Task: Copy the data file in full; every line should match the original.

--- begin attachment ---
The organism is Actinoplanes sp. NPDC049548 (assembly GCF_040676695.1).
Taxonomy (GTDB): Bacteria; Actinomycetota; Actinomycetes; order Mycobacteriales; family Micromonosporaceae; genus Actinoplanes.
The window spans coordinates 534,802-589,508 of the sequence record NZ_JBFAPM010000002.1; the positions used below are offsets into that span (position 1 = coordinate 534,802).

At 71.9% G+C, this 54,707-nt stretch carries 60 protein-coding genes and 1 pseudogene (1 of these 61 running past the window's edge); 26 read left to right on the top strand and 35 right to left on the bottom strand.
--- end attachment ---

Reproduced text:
The organism is Actinoplanes sp. NPDC049548 (assembly GCF_040676695.1).
Taxonomy (GTDB): Bacteria; Actinomycetota; Actinomycetes; order Mycobacteriales; family Micromonosporaceae; genus Actinoplanes.
The window spans coordinates 534,802-589,508 of the sequence record NZ_JBFAPM010000002.1; the positions used below are offsets into that span (position 1 = coordinate 534,802).

At 71.9% G+C, this 54,707-nt stretch carries 60 protein-coding genes and 1 pseudogene (1 of these 61 running past the window's edge); 26 read left to right on the top strand and 35 right to left on the bottom strand.